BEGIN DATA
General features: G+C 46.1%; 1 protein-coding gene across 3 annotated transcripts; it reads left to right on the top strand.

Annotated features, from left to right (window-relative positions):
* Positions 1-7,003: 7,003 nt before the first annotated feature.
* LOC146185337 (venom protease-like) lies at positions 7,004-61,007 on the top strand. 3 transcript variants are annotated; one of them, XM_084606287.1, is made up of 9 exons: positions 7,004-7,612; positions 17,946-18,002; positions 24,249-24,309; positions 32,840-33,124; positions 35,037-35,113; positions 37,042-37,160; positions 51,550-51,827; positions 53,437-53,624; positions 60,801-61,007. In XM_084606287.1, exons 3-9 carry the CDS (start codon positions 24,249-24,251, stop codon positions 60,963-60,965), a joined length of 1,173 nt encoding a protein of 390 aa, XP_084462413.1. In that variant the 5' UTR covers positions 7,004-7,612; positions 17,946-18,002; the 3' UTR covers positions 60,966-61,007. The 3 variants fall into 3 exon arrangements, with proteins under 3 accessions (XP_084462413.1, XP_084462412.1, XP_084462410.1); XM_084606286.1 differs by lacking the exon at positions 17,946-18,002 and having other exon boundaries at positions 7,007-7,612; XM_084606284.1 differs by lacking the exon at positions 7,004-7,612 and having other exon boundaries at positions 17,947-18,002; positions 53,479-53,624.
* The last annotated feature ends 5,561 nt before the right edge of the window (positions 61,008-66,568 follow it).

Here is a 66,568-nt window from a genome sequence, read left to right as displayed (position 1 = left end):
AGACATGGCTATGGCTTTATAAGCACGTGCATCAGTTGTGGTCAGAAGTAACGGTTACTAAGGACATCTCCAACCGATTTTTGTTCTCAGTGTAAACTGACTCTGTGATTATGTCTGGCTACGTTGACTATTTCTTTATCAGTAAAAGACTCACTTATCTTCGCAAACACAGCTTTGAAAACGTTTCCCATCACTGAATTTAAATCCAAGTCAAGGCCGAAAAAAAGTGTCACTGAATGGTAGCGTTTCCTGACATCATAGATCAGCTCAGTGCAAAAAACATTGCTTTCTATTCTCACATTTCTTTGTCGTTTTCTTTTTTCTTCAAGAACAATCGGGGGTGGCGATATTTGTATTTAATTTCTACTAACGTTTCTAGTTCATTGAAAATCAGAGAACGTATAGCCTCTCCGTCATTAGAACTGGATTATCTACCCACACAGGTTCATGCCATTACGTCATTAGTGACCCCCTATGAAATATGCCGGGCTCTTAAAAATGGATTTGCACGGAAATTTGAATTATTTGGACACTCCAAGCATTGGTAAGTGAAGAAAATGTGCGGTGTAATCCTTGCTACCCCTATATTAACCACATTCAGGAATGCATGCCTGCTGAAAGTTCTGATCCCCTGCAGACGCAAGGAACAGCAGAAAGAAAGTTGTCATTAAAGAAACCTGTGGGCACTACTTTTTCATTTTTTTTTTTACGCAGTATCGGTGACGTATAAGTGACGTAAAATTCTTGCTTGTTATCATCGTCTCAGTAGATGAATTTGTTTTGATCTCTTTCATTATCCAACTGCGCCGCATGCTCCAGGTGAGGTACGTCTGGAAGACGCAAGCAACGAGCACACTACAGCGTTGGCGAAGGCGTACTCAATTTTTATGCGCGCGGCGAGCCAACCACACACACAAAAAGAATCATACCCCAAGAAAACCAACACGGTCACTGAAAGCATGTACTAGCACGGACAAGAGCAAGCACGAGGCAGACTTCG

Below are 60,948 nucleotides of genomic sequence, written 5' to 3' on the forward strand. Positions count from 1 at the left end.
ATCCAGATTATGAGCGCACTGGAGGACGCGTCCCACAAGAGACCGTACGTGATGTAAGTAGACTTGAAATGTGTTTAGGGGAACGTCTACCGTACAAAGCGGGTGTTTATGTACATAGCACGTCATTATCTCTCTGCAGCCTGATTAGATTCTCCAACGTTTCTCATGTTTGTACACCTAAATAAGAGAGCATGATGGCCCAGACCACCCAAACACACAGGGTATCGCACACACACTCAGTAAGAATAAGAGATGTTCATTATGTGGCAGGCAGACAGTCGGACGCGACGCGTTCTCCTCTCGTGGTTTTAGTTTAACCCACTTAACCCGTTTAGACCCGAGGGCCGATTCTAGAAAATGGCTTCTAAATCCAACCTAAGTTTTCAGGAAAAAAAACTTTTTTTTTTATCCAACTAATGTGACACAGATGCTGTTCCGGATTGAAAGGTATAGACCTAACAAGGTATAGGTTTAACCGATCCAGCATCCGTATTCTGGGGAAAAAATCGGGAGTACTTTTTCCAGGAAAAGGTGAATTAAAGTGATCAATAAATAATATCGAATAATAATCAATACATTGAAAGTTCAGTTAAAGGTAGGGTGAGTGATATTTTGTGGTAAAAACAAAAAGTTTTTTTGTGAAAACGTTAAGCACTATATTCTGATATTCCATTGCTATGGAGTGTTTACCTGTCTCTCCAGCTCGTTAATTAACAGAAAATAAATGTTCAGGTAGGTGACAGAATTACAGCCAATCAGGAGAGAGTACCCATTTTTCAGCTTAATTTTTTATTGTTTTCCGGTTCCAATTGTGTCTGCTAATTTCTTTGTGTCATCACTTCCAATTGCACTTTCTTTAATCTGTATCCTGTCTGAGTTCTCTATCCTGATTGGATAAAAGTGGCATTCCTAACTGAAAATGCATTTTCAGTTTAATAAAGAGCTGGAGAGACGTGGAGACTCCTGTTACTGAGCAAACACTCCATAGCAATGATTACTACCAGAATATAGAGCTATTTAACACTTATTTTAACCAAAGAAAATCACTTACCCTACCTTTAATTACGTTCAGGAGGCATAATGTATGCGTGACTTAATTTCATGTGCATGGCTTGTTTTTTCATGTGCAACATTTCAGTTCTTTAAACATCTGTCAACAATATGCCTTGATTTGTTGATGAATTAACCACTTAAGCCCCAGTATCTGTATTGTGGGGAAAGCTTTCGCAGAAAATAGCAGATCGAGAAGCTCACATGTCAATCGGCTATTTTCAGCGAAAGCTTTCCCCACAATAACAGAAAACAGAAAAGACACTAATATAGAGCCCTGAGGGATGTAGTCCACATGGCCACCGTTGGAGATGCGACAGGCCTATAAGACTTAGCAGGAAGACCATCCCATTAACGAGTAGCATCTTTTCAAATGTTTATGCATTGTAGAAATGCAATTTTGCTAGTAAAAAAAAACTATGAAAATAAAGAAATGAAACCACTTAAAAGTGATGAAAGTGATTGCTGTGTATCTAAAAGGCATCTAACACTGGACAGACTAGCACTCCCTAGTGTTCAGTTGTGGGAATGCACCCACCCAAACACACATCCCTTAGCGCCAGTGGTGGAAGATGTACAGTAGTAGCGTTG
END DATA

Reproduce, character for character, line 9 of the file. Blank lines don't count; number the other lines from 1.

ATCCAGATTATGAGCGCACTGGAGGACGCGTCCCACAAGAGACCGTACGTGATGTAAGTAGACTTGAAATGTGTTTAGGGGAACGTCTACCGTACAAAGCGGGTGTTTATGTACATAGCACGTCATTATCTCTCTGCAGCCTGATTAGATTCTCCAACGTTTCTCATGTTTGTACACCTAAATAAGAGAGCATGATGGCCCAGACCACCCAAACACACAGGGTATCGCACACACACTCAGTAAGAATAAGAGATGTTCATTATGTGGCAGGCAGACAGTCGGACGCGACGCGTTCTCCTCTCGTGGTTTTAGTTTAACCCACTTAACCCGTTTAGACCCGAGGGCCGATTCTAGAAAATGGCTTCTAAATCCAACCTAAGTTTTCAGGAAAAAAAACTTTTTTTTTTATCCAACTAATGTGACACAGATGCTGTTCCGGATTGAAAGGTATAGACCTAACAAGGTATAGGTTTAACCGATCCAGCATCCGTATTCTGGGGAAAAAATCGGGAGTACTTTTTCCAGGAAAAGGTGAATTAAAGTGATCAATAAATAATATCGAATAATAATCAATACATTGAAAGTTCAGTTAAAGGTAGGGTGAGTGATATTTTGTGGTAAAAACAAAAAGTTTTTTTGTGAAAACGTTAAGCACTATATTCTGATATTCCATTGCTATGGAGTGTTTACCTGTCTCTCCAGCTCGTTAATTAACAGAAAATAAATGTTCAGGTAGGTGACAGAATTACAGCCAATCAGGAGAGAGTACCCATTTTTCAGCTTAATTTTTTATTGTTTTCCGGTTCCAATTGTGTCTGCTAATTTCTTTGTGTCATCACTTCCAATTGCACTTTCTTTAATCTGTATCCTGTCTGAGTTCTCTATCCTGATTGGATAAAAGTGGCATTCCTAACTGAAAATGCATTTTCAGTTTAATAAAGAGCTGGAGAGACGTGGAGACTCCTGTTACTGAGCAAACACTCCATAGCAATGATTACTACCAGAATATAGAGCTATTTAACACTTATTTTAACCAAAGAAAATCACTTACCCTACCTTTAATTACGTTCAGGAGGCATAATGTATGCGTGACTTAATTTCATGTGCATGGCTTGTTTTTTCATGTGCAACATTTCAGTTCTTTAAACATCTGTCAACAATATGCCTTGATTTGTTGATGAATTAACCACTTAAGCCCCAGTATCTGTATTGTGGGGAAAGCTTTCGCAGAAAATAGCAGATCGAGAAGCTCACATGTCAATCGGCTATTTTCAGCGAAAGCTTTCCCCACAATAACAGAAAACAGAAAAGACACTAATATAGAGCCCTGAGGGATGTAGTCCACATGGCCACCGTTGGAGATGCGACAGGCCTATAAGACTTAGCAGGAAGACCATCCCATTAACGAGTAGCATCTTTTCAAATGTTTATGCATTGTAGAAATGCAATTTTGCTAGTAAAAAAAAACTATGAAAATAAAGAAATGAAACCACTTAAAAGTGATGAAAGTGATTGCTGTGTATCTAAAAGGCATCTAACACTGGACAGACTAGCACTCCCTAGTGTTCAGTTGTGGGAATGCACCCACCCAAACACACATCCCTTAGCGCCAGTGGTGGAAGATGTACAGTAGTAGCGTTG